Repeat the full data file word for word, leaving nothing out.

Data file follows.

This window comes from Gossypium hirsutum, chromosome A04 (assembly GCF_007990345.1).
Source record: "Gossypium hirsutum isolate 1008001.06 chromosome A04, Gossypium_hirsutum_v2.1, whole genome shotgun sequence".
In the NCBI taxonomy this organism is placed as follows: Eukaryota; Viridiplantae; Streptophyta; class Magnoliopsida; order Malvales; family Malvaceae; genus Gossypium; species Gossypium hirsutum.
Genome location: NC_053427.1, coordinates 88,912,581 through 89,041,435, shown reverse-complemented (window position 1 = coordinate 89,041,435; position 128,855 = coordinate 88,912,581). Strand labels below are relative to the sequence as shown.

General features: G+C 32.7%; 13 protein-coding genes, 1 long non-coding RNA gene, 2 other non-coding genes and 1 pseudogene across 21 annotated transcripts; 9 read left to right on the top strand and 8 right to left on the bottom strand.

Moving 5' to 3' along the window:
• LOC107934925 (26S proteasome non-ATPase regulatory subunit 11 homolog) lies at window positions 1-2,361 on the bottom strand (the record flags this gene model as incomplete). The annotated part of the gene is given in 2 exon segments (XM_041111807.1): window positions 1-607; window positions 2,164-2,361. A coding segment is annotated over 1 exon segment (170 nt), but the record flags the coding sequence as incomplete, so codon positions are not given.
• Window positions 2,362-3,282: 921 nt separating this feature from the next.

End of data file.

This window comes from Gossypium hirsutum, chromosome A04 (assembly GCF_007990345.1).
Source record: "Gossypium hirsutum isolate 1008001.06 chromosome A04, Gossypium_hirsutum_v2.1, whole genome shotgun sequence".
In the NCBI taxonomy this organism is placed as follows: Eukaryota; Viridiplantae; Streptophyta; class Magnoliopsida; order Malvales; family Malvaceae; genus Gossypium; species Gossypium hirsutum.
Genome location: NC_053427.1, coordinates 88,912,581 through 89,041,435, shown reverse-complemented (window position 1 = coordinate 89,041,435; position 128,855 = coordinate 88,912,581). Strand labels below are relative to the sequence as shown.

General features: G+C 32.7%; 13 protein-coding genes, 1 long non-coding RNA gene, 2 other non-coding genes and 1 pseudogene across 21 annotated transcripts; 9 read left to right on the top strand and 8 right to left on the bottom strand.

Moving 5' to 3' along the window:
• LOC107934925 (26S proteasome non-ATPase regulatory subunit 11 homolog) lies at window positions 1-2,361 on the bottom strand (the record flags this gene model as incomplete). The annotated part of the gene is given in 2 exon segments (XM_041111807.1): window positions 1-607; window positions 2,164-2,361. A coding segment is annotated over 1 exon segment (170 nt), but the record flags the coding sequence as incomplete, so codon positions are not given.
• Window positions 2,362-3,282: 921 nt separating this feature from the next.